Distributed Source Control systems in FLOSS communities

Git logoThe final instance of the posts about the different tools used by an open source community is the core and most important part. After all software is usually ran by code. And code is what gives developers the upper hand in using the final liberties of the free software rights. The right to modify it’s code.

So how does people modify it’s code? Well there are some standard tools that allow to keep track of all the modifications of the code. These systems are called differently but you can identify SCM, or DSCM which enable developers to perform ‘commits’ on the code and keep a version of those modifications.

Here is an example, lets assume this story is being modified by 3 developers: john, patric and bob:

When I was little I had a pony.

John comes and add:

When I was little I had a pony, the pony was named katy.

John has created a new version of the story, however the previous version still exist and patric can compare the new version to the old one. The tool used here is called, diff for differential:

Ver #01 – – When I was little I had a pony.

Ver #02 ++ When I was little I had a pony, the pony was named katy.

Patric can see here where has this been modified. He can apply corrections to it by renaming the pony katy to Katy for example, and Bob could eventually see the version 02 to the new 03 version, or 03 to 01 and see how it’s different.

Code in software behave like this except it also take into account the history of the files and folders itself.

A DSCM system will usually have plugins to connect it to the web. This makes it easier for people to see and learn how the version management take place. If you ever been in sourceforge, google code, or any big open source development project you will be able to see this systems.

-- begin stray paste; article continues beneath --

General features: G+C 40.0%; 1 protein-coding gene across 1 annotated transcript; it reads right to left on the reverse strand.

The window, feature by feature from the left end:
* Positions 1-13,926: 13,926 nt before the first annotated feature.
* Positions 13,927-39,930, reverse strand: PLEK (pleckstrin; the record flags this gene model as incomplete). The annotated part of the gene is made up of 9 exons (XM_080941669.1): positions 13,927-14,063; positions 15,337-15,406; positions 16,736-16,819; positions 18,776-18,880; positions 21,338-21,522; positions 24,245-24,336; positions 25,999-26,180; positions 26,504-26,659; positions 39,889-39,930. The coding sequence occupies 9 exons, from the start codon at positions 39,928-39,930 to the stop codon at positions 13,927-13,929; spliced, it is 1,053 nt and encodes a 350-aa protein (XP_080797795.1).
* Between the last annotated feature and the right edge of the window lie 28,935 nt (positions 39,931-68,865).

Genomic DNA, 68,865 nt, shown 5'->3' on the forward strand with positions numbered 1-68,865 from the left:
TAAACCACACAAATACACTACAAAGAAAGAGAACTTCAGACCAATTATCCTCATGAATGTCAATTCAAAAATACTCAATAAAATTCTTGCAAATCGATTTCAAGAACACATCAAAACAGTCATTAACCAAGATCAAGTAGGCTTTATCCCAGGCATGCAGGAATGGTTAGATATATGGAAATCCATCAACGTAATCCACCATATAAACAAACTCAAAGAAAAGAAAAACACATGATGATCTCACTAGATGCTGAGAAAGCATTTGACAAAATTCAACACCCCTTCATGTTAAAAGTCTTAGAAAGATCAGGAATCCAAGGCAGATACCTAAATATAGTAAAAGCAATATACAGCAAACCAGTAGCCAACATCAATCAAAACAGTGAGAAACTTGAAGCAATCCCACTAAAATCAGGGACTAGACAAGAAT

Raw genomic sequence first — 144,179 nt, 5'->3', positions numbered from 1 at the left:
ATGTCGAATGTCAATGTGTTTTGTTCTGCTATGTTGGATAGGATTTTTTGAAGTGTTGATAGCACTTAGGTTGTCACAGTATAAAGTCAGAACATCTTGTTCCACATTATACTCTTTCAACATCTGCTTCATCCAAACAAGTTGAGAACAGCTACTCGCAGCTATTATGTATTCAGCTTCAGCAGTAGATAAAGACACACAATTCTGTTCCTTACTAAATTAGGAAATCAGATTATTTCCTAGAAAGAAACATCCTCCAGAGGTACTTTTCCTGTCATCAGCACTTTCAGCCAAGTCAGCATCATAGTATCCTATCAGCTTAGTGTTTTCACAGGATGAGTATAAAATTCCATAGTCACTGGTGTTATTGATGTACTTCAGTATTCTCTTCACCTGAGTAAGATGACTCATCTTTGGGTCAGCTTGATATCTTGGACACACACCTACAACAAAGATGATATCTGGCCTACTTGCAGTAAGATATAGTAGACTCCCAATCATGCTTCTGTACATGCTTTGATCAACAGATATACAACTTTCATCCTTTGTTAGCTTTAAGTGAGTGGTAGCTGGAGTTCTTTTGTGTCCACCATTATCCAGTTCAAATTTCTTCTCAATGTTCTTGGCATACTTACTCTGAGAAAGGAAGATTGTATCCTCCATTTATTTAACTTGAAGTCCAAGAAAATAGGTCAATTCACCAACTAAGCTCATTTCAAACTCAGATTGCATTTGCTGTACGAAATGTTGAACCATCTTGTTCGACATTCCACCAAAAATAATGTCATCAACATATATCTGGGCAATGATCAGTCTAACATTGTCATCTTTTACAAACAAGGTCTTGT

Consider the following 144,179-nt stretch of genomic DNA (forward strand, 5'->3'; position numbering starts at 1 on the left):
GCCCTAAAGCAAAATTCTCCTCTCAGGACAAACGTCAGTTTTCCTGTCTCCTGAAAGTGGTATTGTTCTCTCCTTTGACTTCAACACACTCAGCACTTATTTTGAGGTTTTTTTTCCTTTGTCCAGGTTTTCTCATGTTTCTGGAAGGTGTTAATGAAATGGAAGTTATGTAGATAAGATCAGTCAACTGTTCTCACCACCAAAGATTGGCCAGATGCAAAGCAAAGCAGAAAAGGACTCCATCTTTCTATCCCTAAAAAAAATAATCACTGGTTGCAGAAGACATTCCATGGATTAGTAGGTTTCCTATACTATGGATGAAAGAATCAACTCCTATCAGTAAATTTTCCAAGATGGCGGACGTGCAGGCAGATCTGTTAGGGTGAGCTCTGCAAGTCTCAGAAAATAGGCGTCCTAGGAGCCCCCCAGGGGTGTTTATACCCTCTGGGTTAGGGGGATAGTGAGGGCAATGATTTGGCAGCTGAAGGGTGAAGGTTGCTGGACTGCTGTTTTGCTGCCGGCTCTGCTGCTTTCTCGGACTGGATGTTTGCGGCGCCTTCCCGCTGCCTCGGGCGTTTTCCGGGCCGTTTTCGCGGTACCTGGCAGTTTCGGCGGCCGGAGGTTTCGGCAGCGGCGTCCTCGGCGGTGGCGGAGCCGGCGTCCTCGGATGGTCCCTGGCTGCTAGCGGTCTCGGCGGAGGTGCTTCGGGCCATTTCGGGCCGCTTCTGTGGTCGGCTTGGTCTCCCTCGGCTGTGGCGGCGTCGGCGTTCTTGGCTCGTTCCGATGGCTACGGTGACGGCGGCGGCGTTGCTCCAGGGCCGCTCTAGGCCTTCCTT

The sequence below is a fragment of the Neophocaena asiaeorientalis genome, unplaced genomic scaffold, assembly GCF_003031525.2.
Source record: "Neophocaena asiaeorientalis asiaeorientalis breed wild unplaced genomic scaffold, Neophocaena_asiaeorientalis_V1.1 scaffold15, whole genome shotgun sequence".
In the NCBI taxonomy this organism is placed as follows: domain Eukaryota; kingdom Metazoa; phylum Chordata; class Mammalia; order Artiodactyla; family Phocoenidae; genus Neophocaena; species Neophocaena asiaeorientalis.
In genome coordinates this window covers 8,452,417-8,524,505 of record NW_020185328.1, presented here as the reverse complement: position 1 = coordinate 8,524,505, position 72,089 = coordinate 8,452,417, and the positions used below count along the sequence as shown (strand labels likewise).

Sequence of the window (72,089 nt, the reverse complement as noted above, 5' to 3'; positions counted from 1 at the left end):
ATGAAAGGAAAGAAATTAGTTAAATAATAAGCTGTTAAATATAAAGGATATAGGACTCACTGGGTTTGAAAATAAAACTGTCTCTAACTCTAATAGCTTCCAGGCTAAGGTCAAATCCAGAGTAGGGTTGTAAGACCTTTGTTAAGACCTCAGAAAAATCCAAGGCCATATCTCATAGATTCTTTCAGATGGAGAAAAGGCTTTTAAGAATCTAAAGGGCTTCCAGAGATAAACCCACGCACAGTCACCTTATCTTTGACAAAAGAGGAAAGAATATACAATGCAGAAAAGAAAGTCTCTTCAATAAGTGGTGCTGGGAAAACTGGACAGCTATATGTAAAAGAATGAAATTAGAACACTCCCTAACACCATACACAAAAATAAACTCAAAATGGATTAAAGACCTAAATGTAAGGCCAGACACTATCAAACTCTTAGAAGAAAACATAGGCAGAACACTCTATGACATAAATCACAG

More to it, the DSCM could be connected with mailing lists and provide email notifications on any change happening on the source tree (what lives in the DSCM system).

Programers more involved with things like Github can be more related with how these source trees work, and how branches, and forks, take place. Github is a service tha provides some kind of social media withing the plain Git vesion control features as well as insert an Issue tracker to it.

Here comes a big difference in development, usually Git projects tend to be more distributed, while other versions of DSCM systems like Subversion, or CVS were monolitical. The difference is simple, while the code resides on your computer as well as on the system everytime you do a checkout, in git the changes are handled in a more distributed fashion as opposed to the earlier systems. This is why Git right now is the premier and favorite control.

However not all projects use git, and for the ones that don’t usually there was a level between been a commiter and being a casual programer doing some ‘hit n run‘ code. Meaning a random patch, but don’t expect to contribute again. These ‘hit n run’ programers usually couldnt submit their patch to the source tree, so a different system was used in that case. The issue tracker.

The issue tracker serves for creating and keep a track of issues, whenever is usability, documentation, testing and yes, programming bugs. A programmer that found a bug and fix it on it’s own, but holds no attachment to the project, will use the Issue tracker to report the bug and also attach a PATCH. This is the bit of code that was modified and is up for the team of developers to integrate it back into the source tree.

In a community there was a criteria to upgrade casual developers to commiters when they scored a certain ammount of succesful patches, and some other protocols were met (like signing a license code agreement) so the project can legally stand about the status of the code.

Commiters usually were required a gpg key to be able to sign their code, and be able to be approved by the DSCM system, otherwise the commit was rejected. This is also a key component of the FLOSS developer. More information could be found on their wiki stating each step of the way on becoming a contributor, but for the most part. The cycle is similar on all projects.